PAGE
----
That introduces another problem to overcome. Even if one has a habitable planet, there is no guarantee that life will be found there. Zackrisson et al. state:

If the probability for the emergence of intelligent life is sufficiently small, we could well be the only advanced civilization in the Milky Way.

In a paper published earlier this year in Astrobiology, Frank and Sullivan conclude that if the probability of evolving a technological species is greater than 10^-24, then we may not be alone in the universe, given the number of terrestrial planets estimated by Zackrisson et al.

That minimum probability value exposes a very large problem.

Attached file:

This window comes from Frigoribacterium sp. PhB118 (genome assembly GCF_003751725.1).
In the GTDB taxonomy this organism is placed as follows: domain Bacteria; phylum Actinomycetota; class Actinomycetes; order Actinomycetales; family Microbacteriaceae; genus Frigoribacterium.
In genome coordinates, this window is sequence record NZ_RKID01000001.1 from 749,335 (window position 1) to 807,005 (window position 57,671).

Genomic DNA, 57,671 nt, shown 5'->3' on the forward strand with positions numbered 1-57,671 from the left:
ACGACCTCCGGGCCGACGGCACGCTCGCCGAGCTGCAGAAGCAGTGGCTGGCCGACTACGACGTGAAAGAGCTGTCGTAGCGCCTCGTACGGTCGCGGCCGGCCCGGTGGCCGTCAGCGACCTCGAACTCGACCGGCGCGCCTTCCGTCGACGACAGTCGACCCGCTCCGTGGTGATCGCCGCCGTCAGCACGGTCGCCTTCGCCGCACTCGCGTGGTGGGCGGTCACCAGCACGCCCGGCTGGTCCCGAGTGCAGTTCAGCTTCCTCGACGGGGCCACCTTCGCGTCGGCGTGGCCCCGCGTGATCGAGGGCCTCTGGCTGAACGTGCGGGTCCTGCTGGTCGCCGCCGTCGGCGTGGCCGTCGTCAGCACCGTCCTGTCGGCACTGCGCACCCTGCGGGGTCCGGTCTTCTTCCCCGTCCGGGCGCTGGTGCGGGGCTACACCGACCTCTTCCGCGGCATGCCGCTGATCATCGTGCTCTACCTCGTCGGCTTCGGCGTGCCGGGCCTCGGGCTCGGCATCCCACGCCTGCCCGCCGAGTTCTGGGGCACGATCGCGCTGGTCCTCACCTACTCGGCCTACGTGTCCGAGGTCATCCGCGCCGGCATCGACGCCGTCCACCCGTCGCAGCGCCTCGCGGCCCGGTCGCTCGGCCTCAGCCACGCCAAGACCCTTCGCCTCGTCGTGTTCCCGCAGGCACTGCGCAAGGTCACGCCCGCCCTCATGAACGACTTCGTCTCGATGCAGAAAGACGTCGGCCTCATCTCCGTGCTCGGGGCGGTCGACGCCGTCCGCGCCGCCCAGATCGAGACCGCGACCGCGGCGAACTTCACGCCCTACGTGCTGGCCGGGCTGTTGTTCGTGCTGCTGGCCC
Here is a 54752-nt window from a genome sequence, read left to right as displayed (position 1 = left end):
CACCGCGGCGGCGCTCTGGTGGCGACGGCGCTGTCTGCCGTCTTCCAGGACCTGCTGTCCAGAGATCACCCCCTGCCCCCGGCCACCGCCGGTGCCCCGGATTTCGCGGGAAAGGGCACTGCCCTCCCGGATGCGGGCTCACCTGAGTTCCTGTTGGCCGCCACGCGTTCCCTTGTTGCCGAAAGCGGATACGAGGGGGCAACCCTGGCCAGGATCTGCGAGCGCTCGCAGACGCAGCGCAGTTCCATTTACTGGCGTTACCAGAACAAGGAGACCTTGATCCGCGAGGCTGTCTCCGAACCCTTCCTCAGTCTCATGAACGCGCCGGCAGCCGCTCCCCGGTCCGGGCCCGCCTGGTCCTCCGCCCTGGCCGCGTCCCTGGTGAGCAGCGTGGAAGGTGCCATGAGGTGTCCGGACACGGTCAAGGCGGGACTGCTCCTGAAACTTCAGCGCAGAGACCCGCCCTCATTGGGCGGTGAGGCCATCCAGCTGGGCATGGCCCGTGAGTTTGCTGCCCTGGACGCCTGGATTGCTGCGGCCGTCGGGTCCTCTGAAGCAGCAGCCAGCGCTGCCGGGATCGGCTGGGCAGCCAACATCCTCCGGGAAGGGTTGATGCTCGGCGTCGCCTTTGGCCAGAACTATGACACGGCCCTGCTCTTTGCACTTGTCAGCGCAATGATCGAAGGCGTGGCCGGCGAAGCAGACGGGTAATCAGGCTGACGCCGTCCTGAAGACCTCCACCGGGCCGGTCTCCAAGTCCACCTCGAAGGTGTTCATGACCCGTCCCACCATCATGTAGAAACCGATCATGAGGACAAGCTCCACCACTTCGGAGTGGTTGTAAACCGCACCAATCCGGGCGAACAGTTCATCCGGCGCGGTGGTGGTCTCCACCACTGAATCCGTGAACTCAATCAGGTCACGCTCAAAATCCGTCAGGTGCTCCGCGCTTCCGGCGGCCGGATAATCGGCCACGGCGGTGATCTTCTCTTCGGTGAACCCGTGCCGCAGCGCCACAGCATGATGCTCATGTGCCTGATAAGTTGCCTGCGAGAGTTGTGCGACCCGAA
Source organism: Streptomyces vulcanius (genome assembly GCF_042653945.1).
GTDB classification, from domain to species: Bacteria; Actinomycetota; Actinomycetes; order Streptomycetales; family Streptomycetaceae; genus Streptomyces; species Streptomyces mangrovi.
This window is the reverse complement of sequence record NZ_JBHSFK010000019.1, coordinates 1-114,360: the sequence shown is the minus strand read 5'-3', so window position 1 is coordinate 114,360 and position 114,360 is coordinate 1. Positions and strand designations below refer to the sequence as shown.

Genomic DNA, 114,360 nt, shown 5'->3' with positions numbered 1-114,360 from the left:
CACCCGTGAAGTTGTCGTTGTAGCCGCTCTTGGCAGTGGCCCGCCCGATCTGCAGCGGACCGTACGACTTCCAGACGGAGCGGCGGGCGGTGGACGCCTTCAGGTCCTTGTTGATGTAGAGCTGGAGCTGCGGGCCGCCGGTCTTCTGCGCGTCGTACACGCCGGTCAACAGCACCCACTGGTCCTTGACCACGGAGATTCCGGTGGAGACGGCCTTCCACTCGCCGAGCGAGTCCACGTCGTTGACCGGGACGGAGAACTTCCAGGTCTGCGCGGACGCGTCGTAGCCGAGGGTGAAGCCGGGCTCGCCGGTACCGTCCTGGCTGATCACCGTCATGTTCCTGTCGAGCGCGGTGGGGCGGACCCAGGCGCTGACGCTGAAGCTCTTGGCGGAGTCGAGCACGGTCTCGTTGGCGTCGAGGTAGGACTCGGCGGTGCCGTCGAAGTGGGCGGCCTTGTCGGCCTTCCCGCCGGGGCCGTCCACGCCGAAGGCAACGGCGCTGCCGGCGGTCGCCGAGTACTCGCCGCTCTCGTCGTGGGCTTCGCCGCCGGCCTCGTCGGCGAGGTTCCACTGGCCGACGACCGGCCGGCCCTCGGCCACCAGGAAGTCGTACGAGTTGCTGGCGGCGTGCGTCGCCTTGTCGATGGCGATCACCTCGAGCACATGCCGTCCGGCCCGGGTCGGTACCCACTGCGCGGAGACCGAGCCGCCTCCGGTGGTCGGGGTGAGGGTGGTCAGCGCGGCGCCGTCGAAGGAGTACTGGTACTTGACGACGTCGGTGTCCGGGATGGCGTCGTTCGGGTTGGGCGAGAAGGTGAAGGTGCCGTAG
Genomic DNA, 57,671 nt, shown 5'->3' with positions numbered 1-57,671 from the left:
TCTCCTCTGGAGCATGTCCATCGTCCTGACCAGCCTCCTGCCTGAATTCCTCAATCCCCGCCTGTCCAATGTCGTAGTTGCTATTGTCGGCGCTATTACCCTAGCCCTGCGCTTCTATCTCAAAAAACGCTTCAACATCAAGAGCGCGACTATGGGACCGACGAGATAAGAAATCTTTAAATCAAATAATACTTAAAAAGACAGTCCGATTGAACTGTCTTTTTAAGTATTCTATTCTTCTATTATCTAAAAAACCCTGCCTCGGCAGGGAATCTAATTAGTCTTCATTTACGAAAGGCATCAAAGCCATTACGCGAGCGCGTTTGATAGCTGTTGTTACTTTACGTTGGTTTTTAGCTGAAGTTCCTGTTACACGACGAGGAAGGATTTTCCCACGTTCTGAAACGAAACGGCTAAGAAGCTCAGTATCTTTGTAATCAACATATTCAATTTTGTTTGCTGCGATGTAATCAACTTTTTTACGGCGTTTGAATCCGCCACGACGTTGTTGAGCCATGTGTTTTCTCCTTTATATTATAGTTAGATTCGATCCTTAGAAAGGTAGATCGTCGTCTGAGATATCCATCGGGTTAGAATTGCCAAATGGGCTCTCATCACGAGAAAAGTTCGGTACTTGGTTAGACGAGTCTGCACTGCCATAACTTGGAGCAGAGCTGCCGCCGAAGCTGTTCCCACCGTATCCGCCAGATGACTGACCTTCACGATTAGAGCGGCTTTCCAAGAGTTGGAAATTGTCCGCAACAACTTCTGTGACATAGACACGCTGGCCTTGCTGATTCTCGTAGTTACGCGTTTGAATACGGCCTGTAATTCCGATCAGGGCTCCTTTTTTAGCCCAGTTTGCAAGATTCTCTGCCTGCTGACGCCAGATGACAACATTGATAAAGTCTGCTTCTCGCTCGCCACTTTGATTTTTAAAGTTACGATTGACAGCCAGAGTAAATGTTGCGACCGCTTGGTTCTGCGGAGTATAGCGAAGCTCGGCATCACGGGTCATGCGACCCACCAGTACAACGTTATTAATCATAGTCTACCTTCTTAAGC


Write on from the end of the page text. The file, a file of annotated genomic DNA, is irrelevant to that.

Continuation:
The probability of obtaining even the simplest life form is considerably less than that. For example, in his book The Logic of Chance: The Nature and Origin of Biological Evolution, evolutionary biologist Eugene Koonin has shown that the probability of merely attaining RNA replication and translation (a necessary requirement for even the simplest life) is less than 10^-1018. He concludes that it is highly unlikely to occur anywhere in the universe. His preferred explanation is that we are one of the lucky universes among a near-infinite number of universes. My own work in bioinformatics supports Koonin’s probabilistic conclusions that no life should be expected in this universe if it is a one-shot deal. For example, the probability of obtaining, in a single search, any one of 10^92 functional sequences for the Ribosomal S7 structural domain (necessary for translation from RNA to proteins) is roughly 10^-100.